Autobiographical Order No. 310: Crystal Castles – s/t (II)

I wasn’t really sure how to approach a record like this. In this series, I’ve been including things like my personal rating of the record along with how good it sounds (due to pressing quality, wear, mastering etc.). But from time to time, artists end up being more difficult to handle because of their offstage behavior. I have a few records in my collection made by people who either possibly or definitely did some horrible things. I discussed this a bit when I wrote about Michael Jackson, for instance.

With Crystal Castles, it becomes a bit more complicated. I could potentially reason an artist like Michael Jackson because he was young when he was recorded Off the Wall and potentially uncorrupted, and he’s also dead, so there’s that. But the art/artist separation is always one that’s worth questioning, because maybe you shouldn’t make the separation. In fact, in most cases, I’d say you definitely shouldn’t. (You’ll never see me supporting Chris Brown or R. Kelly, for instance.)

But then there’s this. Last year, Alice Glass made a long statement about the long period of abuse she suffered from her partner Ethan Kath. Verbal, physical, sexual. It wasn’t necessarily shocking, because this kind of thing is sadly common. But it’s hard not to get that feeling in the pit of your stomach when you find out how much of a monster someone turns out to be. Even if you don’t know them or frankly have no reason to expect much of anything. (Although after they broke up and before this information came out, he really acted super condescending and dismissive of his former musical partner so I should have expected he was a shitbag.)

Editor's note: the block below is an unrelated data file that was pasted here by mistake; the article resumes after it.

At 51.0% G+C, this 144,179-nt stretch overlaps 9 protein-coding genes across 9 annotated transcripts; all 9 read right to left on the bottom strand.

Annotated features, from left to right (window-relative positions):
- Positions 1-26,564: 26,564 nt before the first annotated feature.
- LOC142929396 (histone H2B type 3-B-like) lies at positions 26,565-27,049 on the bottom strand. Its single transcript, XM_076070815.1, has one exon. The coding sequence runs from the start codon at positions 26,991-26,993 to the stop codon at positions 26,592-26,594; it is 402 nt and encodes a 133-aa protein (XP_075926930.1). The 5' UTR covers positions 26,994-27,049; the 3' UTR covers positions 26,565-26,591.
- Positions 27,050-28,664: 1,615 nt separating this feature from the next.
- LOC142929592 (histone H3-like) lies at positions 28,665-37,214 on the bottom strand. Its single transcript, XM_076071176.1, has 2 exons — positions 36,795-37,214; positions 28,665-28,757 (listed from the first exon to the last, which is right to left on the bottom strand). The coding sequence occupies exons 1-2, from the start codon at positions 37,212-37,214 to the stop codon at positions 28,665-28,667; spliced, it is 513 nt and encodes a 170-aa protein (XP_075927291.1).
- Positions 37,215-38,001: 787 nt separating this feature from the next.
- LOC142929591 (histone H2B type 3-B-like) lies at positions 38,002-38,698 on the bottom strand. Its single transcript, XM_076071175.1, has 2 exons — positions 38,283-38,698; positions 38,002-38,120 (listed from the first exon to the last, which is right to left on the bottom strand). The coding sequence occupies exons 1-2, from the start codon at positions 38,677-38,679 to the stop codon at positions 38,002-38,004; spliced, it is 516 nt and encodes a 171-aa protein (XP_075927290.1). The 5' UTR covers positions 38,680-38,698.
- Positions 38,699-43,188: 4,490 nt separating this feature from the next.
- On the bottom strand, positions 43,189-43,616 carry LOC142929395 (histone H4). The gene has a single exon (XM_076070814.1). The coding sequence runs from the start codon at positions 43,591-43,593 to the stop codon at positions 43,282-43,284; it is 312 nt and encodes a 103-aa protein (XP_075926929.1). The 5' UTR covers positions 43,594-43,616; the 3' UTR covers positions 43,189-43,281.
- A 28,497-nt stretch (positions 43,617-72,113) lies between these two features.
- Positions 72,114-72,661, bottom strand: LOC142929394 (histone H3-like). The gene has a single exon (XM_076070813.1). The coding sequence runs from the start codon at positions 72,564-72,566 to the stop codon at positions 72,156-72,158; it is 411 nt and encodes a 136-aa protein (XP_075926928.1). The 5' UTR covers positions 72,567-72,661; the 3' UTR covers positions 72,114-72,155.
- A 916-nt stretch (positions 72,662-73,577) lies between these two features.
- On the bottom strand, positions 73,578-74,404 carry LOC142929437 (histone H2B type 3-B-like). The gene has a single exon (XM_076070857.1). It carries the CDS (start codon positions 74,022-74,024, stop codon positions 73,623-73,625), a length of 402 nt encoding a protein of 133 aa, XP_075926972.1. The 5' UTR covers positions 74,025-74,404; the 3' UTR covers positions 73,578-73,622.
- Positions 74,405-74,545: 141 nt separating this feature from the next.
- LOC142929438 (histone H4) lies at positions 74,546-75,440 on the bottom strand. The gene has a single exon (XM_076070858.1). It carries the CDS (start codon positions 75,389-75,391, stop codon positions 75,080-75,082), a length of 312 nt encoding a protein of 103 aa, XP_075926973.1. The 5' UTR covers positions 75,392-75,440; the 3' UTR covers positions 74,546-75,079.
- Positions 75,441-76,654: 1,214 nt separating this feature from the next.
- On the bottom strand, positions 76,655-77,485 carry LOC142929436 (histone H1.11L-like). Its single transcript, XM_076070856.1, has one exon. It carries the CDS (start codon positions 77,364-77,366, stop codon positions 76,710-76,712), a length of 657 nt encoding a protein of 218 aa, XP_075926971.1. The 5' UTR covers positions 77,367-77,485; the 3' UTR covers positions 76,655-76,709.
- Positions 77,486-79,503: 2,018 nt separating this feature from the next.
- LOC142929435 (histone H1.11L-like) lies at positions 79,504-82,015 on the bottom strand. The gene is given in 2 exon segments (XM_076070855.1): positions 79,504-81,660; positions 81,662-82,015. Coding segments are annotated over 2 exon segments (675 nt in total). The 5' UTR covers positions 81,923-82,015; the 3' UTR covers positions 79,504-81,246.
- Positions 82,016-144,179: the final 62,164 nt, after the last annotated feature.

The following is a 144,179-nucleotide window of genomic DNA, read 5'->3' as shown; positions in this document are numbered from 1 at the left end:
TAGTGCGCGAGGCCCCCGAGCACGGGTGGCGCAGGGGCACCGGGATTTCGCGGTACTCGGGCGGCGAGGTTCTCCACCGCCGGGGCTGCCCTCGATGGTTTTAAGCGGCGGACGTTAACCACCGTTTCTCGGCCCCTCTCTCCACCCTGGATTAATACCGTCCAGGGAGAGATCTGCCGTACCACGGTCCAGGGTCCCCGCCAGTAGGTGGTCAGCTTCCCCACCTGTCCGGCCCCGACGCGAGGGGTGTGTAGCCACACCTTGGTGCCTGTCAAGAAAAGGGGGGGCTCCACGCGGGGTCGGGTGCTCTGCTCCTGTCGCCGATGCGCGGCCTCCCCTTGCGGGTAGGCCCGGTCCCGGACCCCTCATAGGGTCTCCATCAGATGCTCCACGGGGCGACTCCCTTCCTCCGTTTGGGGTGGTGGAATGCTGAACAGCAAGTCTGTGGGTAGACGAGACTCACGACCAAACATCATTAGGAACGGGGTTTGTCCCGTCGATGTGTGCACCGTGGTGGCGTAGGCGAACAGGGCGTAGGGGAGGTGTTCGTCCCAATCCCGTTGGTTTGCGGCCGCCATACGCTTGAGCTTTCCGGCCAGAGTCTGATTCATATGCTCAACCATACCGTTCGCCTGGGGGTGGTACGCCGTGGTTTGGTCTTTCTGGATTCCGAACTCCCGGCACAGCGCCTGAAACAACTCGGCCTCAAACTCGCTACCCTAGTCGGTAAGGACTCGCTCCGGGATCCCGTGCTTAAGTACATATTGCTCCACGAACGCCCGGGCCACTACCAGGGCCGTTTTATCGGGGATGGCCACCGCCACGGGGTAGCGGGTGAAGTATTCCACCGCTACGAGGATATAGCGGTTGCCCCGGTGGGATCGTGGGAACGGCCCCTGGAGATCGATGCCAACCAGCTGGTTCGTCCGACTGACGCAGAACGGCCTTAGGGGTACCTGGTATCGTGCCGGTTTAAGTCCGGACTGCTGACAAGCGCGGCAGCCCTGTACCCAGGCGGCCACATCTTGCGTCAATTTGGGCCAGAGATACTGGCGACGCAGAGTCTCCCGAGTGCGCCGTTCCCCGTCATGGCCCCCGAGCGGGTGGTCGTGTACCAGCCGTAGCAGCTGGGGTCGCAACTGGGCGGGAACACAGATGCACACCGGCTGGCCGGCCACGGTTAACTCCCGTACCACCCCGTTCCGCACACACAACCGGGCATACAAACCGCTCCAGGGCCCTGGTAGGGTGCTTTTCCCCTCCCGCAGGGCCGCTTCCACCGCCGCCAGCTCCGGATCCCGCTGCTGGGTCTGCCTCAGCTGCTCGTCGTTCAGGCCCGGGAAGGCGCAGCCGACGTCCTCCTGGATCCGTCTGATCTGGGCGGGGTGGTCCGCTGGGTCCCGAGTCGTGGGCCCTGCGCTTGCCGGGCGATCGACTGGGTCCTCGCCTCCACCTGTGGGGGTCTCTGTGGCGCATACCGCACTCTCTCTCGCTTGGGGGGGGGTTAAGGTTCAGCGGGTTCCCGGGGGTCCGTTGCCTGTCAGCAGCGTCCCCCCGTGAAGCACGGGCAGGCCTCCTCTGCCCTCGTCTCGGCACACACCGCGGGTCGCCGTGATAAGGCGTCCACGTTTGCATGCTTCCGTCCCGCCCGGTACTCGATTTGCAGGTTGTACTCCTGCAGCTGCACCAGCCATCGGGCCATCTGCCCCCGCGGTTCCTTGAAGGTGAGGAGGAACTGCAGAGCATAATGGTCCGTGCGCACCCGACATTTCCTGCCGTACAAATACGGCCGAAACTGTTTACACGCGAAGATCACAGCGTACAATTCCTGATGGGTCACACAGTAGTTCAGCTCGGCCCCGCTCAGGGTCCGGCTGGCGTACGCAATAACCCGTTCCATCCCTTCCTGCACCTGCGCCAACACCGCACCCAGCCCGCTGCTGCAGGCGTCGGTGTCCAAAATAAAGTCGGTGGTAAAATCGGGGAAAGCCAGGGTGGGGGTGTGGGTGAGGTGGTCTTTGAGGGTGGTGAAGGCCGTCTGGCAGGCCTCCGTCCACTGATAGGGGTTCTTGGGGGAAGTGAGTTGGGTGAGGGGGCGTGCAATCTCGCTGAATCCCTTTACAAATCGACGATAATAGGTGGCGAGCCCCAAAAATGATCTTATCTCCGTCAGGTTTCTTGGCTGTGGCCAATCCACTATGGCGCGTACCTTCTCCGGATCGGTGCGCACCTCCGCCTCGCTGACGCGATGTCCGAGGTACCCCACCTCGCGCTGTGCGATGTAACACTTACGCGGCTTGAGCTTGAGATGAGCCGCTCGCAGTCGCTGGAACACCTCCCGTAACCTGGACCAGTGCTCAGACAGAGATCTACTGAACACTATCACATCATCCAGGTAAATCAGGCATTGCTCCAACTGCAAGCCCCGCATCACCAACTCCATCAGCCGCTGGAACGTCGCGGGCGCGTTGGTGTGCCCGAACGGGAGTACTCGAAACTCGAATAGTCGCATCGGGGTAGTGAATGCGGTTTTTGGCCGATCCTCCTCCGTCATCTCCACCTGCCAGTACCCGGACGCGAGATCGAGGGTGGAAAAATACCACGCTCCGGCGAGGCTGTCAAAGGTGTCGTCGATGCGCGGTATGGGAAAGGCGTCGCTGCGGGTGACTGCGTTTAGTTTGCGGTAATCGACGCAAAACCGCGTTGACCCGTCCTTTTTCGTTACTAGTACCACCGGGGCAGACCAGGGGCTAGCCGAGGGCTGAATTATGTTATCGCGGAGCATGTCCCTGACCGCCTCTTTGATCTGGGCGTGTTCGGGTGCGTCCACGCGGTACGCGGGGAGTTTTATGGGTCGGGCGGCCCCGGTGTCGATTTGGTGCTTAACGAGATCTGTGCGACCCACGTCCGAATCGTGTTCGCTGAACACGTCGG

Since then, I haven’t listened to this record, but for some reason I still own it. And I think that’s because I think these songs should belong to Alice. She’s performed them live after Crystal Castles’ dissolution. Ethan Kath never gave her the credit she deserved but he also made her life miserable, so I think she should have them and he shouldn’t get the luxury of claiming otherwise.

I’m not sure when I’ll listen to this again—its songs have come up on shuffle and I can certainly still enjoy them, but it’s important not to make excuses when something like this happens. It’s even more important to support the person who’s affected, however, and I’d love nothing more than to see Alice Glass thrive in Crystal Castles’ aftermath.